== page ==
Rob Hall stood upright and kept his composure Thursday when he found out he was guilty of second-degree murder. Seconds later, he held his face in his hands, as if it finally sunk in he was going to prison.
Kandi Hall the woman in the center of the argument that ended with Emmett Corrigan dead and her husband with a head wound was not in court Thursday for the verdict. Neither were the couples two daughters. Family and friends of Corrigan including his wife, Ashlee Birk were there for the verdict but declined comment.
Jason Spillman, a prosecutor for the Idaho attorney generals office who handled the case, did say Corrigans family wanted me to relay that justice has been done.
It was very important to our office that Mr. Hall be found guilty of murder and not manslaughter. We felt strongly that is what this case was, Spillman said after the verdict.
Prosecutors say the 42-year-old Hall shot and killed Corrigan, his wifes boss March 11, 2011, because Hall suspected they were having an affair which turned out to be true.
Spillman told the jury Wednesday that Halls life was spiraling out of control over the affair and that Hall hunted Kandi Hall and Corrigan in the parking lot that night waiting for them to show up and then a few more minutes for eyewitnesses to leave before he shot Corrigan in the head and chest and tried to shoot himself in the head.
Halls attorneys told a different story. They say he was looking for his wife when Corrigan attacked him. They say a handgun fell out of his sweatshirt pocket during a struggle and discharged. Defense attorney Rob Chastain told a jury that whatever happened, it was self-defense and an excusable homicide.
The jury disagreed.
Hall was charged with first-degree murder, which requires evidence of premeditation and purpose. The jury acquitted Hall of that charge, but found that Hall did have the malice aforethought not premeditation but knowledge beforehand that an act is illegal needed for a second-degree murder conviction.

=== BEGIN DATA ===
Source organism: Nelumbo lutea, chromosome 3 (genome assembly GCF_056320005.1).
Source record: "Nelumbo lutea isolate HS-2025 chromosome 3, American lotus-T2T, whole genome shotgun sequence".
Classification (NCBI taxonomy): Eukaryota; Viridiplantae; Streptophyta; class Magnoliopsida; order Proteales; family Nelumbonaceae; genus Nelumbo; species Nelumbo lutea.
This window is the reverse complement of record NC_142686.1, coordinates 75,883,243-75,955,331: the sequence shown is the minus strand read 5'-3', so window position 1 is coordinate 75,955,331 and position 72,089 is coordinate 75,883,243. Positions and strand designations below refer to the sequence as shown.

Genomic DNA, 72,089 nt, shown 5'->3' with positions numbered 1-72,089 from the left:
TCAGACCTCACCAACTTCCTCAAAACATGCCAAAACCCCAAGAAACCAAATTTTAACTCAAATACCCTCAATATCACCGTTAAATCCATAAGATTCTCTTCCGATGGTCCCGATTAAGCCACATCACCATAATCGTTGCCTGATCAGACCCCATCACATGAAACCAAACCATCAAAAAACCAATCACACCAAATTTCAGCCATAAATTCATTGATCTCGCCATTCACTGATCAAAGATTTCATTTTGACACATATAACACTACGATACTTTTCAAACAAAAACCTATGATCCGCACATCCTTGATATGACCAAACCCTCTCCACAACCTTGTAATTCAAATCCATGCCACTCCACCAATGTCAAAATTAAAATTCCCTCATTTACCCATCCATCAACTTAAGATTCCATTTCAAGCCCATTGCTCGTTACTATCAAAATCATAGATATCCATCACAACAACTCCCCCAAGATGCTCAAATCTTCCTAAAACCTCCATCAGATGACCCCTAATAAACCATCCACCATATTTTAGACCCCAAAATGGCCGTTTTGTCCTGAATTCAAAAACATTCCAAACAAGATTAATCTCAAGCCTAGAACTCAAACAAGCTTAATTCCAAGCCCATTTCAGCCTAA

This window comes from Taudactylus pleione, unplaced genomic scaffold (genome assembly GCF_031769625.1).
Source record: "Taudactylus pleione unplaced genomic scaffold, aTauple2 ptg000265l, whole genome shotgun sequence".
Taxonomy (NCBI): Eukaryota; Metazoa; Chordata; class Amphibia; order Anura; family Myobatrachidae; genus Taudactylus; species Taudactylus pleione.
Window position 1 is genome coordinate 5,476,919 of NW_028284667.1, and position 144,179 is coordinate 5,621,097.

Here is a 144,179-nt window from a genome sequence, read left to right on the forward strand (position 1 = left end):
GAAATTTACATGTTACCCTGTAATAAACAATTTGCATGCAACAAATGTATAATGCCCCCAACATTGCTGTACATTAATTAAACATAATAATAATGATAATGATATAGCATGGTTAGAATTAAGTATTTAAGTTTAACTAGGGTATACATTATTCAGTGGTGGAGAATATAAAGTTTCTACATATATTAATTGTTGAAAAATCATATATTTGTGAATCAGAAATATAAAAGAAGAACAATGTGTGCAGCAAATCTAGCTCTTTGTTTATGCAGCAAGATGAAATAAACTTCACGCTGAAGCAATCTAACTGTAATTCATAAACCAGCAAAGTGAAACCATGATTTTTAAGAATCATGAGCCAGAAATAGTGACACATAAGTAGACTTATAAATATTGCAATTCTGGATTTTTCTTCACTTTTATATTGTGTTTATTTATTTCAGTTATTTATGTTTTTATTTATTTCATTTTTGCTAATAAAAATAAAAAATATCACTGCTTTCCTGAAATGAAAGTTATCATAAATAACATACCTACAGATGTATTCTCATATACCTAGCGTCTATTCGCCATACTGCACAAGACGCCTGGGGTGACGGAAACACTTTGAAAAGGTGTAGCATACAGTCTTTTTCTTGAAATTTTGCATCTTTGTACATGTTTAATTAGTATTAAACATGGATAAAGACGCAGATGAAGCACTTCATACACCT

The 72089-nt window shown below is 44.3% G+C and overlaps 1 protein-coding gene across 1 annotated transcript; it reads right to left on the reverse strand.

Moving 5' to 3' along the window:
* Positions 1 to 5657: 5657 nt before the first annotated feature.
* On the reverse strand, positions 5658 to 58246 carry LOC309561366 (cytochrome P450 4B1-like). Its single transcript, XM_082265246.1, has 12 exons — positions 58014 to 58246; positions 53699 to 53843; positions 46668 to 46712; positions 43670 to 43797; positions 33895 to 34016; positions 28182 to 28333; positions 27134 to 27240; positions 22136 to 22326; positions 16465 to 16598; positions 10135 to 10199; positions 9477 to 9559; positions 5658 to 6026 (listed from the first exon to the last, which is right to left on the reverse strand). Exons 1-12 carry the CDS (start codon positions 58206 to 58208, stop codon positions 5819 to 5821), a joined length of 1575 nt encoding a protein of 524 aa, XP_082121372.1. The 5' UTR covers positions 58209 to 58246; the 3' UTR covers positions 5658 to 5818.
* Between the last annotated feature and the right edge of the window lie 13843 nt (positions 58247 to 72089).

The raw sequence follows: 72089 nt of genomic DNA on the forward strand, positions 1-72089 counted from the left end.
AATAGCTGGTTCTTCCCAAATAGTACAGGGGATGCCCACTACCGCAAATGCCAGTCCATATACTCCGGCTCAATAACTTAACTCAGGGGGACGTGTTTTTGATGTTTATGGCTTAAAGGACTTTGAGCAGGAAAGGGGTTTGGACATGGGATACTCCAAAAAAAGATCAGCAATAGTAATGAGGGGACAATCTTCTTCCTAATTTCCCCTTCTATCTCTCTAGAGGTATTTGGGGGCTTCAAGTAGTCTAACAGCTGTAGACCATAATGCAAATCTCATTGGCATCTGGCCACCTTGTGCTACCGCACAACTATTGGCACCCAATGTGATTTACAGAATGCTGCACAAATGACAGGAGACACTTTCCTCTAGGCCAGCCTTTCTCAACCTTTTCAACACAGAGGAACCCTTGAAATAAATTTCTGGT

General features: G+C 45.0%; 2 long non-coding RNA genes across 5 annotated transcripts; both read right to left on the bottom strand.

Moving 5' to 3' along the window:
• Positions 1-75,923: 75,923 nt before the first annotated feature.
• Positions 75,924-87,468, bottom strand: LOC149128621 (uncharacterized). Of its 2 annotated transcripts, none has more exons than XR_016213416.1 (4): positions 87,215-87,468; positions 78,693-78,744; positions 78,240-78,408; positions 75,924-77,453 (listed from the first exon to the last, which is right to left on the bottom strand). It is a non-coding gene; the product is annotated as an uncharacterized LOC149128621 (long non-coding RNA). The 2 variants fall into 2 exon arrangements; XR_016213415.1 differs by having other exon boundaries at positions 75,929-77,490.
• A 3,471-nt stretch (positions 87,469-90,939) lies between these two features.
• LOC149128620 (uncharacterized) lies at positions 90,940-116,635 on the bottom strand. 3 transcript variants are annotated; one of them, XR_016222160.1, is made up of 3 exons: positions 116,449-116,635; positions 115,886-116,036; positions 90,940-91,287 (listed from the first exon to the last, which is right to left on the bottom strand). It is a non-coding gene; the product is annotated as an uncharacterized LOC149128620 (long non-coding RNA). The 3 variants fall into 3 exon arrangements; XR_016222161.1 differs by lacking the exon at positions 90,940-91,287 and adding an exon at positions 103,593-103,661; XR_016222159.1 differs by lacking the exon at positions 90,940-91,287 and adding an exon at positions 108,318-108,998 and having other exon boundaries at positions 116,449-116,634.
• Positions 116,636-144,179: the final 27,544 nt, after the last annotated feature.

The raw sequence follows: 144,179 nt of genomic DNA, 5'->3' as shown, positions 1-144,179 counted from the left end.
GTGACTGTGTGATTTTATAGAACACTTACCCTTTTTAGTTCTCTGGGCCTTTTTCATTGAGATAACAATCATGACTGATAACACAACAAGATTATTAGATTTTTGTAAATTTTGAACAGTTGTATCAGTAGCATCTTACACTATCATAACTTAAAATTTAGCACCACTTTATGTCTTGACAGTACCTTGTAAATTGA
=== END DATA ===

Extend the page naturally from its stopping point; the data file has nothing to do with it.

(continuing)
Spillman said he and Corrigans family are satisfied with the jurys verdict.
Our concern was there would be some finding of murder, Spillman said. It was a hard case, and premeditation is a big step for a jury to take.
Second-degree murder is punishable by a sentence of a length of 10 years up to life in prison. Sentencing is set for Dec. 13.
The jury of seven women and five men deliberated for eight hours spread out over two days before arriving at their verdict just after 11:30 a.m. Thursday. The jury also found that Hall used a handgun in the commission of a felony, a crime punishable by up to 15 years in prison.
The jury spent more than two weeks listening to more than 60 witnesses and examining more than 150 evidence exhibits.
The jury heard from expert witnesses about ballistics, gunpowder residue, possible steroid use and aggressive behavior by Corrigan, and the path of gunshot wounds. They heard from many of Halls friends and colleagues, who said he was not a violent or confrontational person. They heard from the man who taught Halls concealed weapons safety class.
They also heard from Kandi Hall, whose testimony about what happened the night of the shooting was at odds with what she told police after the murder.
Hall told police that the argument between her husband and Corrigan was verbal, and that when she turned her back, she heard three shots two quick ones, then a pause, then a third shot.
But Hall then told the jury a different story that Corrigan pushed her husband before the shooting. She testified that the sequence of shots was pop, pause, then pop pop.
When prosecutors confronted her with evidence or statements she made before challenging all that testimony, Kandi Hall told them she didnt remember what she told police the night of the shooting and that things come back to me all the time.
She spent most of her time on the stand telling the jury that Corrigan was aggressive, often angry and obsessed with the idea that she should leave her husband to be with him. Hall said she would never leave her husband of 18 years because she still loved him, even though she said she was being selfish and having an affair with Corrigan.
Patrick Orr: 377-6219, Twitter: @IDS_Orr